Another good thing about college is that you may finally be leaving home and getting to live on your own or with a roommate. This means you have control of what you eat, when you eat, if you bathe, when you bathe, how late you stay out, where you go, and many other things. I have heard from many friends that the worst part about leaving home is that you miss your family and cannot go see them whenever you want. You may not have the time to go and see them and may have to wait a few months, or even until the end of the semester if you are going to a school out of state. But, you are on your own finally! Isn't this what most teenagers dream of? Being independent and controlling your own life is part of growing up and you can do this through college. It is a wonderful feeling.
Partying. Partying, partying, partying. PARTYING! Now you're thinking, "Yes, finally! The good stuff!" Sorry, alas I am not talking about alcohol. I am talking about study parties. Getting together with friends or classmates and studying can actually be a fun experience (unless, with my experience, you are studying for calculus). If you do not like studying alone, then a study party is a great way to study. Whether it is with only one other person, or five other people, there is much to benefit out of these parties. One, you get to be with your friends! Two, there is almost always food and drinks, and who doesn't like eating or drinking? Three, you are actually going to learn something. Sometimes, someone can explain something in a way that a teacher can't, and you actually understand! This has happened to me many times. And finally, it can be fun. Don't think of these as you all just sitting at a table with books open reading silently to yourself. That is not the way to do these. Get a whiteboard, colorful markers, snacks, drinks, books of course, and go over what you need to go over. One technique that helped me learn was teaching the material to my study partners. Getting up to the whiteboard and trying to explain the material by writing down definitions, drawing pictures, charts, tables, anything, helped not only me to learn, but also the people I was studying with. And don't forget that after an hour, your brain cannot usually take anymore. It needs time to process what it has learned. So for about 5 or 10 minutes, just talk to your friends. Catch up and see what is going on in their lives, and then get back to studying. I promise you, it is a way to keep your social life going while making A's.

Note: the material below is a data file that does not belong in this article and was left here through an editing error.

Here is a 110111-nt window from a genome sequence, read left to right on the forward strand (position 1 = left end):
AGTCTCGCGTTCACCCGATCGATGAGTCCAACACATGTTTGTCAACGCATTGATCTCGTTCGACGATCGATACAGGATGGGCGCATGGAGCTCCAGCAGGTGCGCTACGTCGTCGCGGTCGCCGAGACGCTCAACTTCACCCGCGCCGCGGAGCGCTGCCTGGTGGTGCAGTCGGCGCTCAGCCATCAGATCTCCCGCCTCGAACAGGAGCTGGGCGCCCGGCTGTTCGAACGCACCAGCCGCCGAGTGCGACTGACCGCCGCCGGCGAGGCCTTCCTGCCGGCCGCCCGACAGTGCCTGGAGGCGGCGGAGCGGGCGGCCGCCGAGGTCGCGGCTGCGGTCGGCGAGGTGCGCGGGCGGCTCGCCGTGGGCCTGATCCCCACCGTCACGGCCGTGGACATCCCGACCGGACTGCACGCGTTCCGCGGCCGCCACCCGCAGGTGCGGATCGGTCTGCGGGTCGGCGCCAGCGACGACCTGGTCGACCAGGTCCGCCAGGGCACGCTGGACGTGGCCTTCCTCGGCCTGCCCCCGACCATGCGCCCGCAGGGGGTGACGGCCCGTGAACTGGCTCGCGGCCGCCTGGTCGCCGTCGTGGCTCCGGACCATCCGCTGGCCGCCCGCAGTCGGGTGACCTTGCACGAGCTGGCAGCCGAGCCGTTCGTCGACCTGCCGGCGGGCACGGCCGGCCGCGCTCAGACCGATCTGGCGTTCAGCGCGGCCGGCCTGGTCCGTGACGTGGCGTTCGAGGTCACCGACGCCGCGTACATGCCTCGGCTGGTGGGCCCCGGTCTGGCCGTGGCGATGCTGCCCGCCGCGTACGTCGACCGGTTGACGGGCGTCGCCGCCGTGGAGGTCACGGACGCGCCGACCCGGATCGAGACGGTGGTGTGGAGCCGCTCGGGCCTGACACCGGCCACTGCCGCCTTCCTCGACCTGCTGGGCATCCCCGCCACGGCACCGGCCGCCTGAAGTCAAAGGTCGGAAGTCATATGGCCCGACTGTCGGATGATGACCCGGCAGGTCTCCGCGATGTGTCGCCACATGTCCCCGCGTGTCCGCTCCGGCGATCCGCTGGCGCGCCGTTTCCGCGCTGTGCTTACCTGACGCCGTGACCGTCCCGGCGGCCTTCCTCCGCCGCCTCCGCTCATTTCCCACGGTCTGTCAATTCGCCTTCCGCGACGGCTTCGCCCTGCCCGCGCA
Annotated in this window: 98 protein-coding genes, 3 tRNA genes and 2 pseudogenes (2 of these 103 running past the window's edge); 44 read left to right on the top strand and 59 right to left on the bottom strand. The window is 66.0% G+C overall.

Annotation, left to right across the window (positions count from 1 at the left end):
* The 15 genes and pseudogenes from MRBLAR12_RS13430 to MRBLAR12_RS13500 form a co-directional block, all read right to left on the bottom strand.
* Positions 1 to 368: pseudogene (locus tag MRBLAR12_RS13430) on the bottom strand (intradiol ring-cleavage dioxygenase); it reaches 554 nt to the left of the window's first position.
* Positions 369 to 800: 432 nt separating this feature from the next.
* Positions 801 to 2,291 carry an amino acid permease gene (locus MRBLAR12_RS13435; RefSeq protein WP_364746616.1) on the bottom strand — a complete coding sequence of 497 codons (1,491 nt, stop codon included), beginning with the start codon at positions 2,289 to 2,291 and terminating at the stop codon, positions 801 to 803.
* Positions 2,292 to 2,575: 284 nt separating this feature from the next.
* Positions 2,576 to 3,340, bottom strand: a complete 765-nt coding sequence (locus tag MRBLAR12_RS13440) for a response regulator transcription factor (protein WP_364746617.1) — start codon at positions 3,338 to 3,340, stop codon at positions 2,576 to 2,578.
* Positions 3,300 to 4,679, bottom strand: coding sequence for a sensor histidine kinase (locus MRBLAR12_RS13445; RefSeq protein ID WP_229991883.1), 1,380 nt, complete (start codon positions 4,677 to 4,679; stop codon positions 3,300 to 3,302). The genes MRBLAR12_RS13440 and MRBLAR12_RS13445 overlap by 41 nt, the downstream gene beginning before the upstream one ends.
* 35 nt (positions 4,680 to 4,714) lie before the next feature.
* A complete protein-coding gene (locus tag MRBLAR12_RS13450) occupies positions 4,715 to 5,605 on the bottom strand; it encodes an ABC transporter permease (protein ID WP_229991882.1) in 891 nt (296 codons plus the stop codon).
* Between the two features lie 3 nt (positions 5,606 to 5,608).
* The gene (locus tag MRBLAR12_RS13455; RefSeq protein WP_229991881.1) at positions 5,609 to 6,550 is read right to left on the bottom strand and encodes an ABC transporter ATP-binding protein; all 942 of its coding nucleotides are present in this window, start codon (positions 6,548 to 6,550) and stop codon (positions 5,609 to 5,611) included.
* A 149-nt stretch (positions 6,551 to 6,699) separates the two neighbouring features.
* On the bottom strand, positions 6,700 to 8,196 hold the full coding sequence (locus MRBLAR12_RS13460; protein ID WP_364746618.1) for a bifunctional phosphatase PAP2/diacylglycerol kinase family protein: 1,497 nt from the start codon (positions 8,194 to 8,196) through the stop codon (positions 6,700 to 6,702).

Finally, the last best thing about college is making new friends. Throughout elementary school, middle school, and high school, you connected with people and became friends with them, but in college, you meet people who want to do the same thing with their lives as you do. Almost anyone who has the same major as you do will have something in common with you. Always take an opportunity to talk to these people, they may become life-long friends, or amazing study partners. And you might even learn something you didn't know before that relates to your major. These people will always be around campus, they will be there for you when you struggle with hard major-related material and tests or even non-major related material and tests. Everyone in college is there for the same reason; to graduate and do something with their lives. These people will support you throughout your college career, so don't be afraid to talk to people!
Words of Wisdom
Hopefully by now you feel at least a little prepared for the college world. So I will now leave you with some words of wisdom and a hilarious picture that I think sums up some college tests that you will just have to get through.
1. Do not party too hard. You are in college to get an education. I'm not saying don't have fun with friends, just have fun responsibly. You will regret it later when your GPA slips and you aren't getting scholarship money anymore.
2. Don't freak yourself out. Yes, college is hard, but it is supposed to be. If you freak out, you will likely mess up on a test or quiz, and no one can afford to do that. So take deep breaths, study hard, and be confident.
3. Try not to pull all-nighters. Leave yourself with enough time to study so that you do not have to stay up all night drinking coffee and cramming every tidbit of information you can into your brain. This information will most likely not stay with you for the rest of the semester and you will kick yourself later when you have cumulative tests.
4. This is probably the most important and I need to follow this more myself; don't procrastinate. College comes with a lot of work. You will only stress yourself out if you save everything you need to learn for the couple days before the tests. Learn throughout the semester. Whatever you learn in class, go home and review it to make sure you understand. This will not only help you calm your stress during test weeks, but you will also not need to study as much for the tests because you will already know the material.
I hope this helps! Have fun in college!